While we all aspire to the ideal circumstances used in this study, such perfection cannot be replicated 100% of the time by 100% of the childbearing population. Democratic societies recognize the principle of autonomy for mentally competent adults in regard to healthcare. With the rarest of exceptions, this principle applies to all healthy childbearing women. Assuming that the mother-to-be is fully informed by her birth attendants, she has the right to decline prophylactic medicalization and accept the increase risk of a specific pregnancy situation or intrapartum circumstance that puts her into a moderate risk category — a small fibroid, a large baby, prolonged rupture of membranes, meconium, a post-dates baby with reactive NST or a vaginal birth after a Cesarean. It is necessary for the maternity care system to acknowledge the ethical and constitutional rights of adult women to continue receiving birth-related services even when they are not perfectly ideal candidates for OOH care.

Denying access to professional OOH care for women who are less than perfect candidates traps such women between the Devil and Deep Blue Sea. As a matter of policy, it unwisely forces them to choose between a level of medicalization they do not want, (and may not benefit from) or the very real risks unattended childbirth. The other problematic possibility is that many women who are refused care by regulated birth attendants will simply choose unregulated ones. This not only deprives this subset of women access to adequately trained attendants and medical back-up arrangements, but creates another group of unregulated lay midwives, which is both unnecessary and unwise.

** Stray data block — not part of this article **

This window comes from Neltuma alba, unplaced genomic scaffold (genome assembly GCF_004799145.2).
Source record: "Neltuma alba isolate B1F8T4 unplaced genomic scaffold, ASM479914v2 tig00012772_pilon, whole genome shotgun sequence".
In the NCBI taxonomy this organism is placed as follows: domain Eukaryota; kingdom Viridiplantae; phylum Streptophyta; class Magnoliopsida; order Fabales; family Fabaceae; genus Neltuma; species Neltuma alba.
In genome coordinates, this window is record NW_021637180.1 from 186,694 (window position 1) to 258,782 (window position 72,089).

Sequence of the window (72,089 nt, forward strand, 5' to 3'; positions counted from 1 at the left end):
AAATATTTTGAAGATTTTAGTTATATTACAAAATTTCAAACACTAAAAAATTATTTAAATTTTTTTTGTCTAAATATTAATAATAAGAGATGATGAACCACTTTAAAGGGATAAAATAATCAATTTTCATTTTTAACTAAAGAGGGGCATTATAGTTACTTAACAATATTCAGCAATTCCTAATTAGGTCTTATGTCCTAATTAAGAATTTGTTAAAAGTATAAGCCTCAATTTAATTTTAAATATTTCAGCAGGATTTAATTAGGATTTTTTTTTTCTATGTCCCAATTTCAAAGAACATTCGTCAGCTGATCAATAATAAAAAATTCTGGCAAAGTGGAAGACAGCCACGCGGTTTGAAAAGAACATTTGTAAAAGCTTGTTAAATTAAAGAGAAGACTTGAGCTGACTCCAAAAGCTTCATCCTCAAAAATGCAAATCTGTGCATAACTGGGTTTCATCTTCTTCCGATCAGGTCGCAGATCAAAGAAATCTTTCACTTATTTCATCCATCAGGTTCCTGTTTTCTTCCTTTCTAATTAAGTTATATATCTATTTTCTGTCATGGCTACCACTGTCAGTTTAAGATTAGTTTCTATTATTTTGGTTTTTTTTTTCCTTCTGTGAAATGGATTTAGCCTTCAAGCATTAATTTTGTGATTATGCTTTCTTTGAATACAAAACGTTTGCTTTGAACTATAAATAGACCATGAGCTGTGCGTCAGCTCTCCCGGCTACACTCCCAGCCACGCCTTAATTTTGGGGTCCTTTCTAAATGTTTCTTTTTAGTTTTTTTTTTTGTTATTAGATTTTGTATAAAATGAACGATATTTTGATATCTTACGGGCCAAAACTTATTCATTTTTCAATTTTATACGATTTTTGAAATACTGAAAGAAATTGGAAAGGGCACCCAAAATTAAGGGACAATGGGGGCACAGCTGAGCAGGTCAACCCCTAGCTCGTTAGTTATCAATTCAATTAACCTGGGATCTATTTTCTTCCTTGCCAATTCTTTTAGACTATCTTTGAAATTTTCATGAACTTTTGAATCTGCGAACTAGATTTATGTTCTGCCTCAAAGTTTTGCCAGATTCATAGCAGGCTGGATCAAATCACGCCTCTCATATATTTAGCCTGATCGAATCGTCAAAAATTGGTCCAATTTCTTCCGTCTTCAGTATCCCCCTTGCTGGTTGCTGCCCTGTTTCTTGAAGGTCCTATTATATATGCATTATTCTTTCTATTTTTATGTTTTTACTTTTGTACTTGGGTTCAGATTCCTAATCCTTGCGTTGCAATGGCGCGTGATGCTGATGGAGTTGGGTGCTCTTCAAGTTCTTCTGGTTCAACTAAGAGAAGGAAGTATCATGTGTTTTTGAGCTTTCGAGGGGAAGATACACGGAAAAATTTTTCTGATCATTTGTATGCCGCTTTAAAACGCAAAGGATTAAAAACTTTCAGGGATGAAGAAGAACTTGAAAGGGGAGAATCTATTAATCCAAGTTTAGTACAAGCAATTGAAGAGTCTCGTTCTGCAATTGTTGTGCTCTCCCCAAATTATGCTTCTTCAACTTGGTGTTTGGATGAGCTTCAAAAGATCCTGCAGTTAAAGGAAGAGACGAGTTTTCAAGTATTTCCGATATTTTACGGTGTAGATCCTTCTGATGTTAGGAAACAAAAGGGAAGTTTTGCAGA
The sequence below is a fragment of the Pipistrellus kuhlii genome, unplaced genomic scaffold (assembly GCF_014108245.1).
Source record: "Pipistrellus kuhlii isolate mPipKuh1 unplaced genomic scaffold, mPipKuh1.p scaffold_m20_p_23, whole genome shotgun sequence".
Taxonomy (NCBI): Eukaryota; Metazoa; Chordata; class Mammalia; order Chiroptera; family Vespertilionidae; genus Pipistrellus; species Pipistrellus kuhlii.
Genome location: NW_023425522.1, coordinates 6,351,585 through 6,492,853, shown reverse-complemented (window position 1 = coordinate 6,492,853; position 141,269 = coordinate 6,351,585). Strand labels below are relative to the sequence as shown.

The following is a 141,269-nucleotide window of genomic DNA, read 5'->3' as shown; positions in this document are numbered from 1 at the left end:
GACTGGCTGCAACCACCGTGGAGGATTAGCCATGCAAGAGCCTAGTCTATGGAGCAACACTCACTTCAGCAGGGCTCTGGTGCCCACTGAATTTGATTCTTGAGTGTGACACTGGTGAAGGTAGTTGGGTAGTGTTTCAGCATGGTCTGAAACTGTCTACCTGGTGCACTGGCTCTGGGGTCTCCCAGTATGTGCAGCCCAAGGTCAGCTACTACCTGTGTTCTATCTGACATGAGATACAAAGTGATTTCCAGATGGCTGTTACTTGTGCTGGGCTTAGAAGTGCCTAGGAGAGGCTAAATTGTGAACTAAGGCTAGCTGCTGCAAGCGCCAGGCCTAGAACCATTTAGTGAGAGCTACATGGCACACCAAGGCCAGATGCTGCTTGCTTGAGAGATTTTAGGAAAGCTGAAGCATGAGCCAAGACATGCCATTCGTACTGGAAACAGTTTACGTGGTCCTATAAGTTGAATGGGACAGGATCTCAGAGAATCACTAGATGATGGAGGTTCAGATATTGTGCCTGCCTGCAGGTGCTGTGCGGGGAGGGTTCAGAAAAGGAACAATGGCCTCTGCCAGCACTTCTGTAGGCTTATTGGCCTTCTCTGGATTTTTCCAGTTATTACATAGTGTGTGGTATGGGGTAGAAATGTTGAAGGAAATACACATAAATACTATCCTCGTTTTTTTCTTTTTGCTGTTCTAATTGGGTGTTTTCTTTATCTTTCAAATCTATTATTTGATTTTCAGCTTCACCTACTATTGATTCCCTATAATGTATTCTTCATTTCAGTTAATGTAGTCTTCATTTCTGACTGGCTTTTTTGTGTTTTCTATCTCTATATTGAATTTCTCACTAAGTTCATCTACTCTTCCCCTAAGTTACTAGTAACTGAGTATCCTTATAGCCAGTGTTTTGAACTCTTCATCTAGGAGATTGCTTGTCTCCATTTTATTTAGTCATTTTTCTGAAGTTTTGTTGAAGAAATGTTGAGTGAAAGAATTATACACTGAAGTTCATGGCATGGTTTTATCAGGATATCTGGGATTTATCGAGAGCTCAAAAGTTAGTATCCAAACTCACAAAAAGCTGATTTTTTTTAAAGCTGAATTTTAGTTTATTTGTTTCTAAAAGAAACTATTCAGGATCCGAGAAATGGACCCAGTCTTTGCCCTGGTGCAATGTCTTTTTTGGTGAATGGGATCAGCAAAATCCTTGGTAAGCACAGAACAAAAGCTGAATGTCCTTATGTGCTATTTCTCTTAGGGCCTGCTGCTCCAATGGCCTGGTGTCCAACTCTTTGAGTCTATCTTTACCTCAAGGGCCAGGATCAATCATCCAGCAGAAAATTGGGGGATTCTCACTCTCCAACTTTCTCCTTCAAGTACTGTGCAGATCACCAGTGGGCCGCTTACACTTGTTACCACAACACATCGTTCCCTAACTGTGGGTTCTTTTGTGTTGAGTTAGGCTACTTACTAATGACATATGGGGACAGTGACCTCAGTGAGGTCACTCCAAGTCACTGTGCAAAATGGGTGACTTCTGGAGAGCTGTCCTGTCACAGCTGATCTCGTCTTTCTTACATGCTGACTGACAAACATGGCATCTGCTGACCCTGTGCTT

The better strategy is to acknowledge that moderate risk women have a right to professional services for an OOH birth. The statistical record of a mixed-risk population (low plus moderate- risk women) consistently demonstrates a NNM rate between 1.5 and 2.6 per 1,000, irrespective of birth attendant or birth setting.

PLANNED, HOSPITAL-BASED CARE: Institutionally-based obstetrical care appeared to have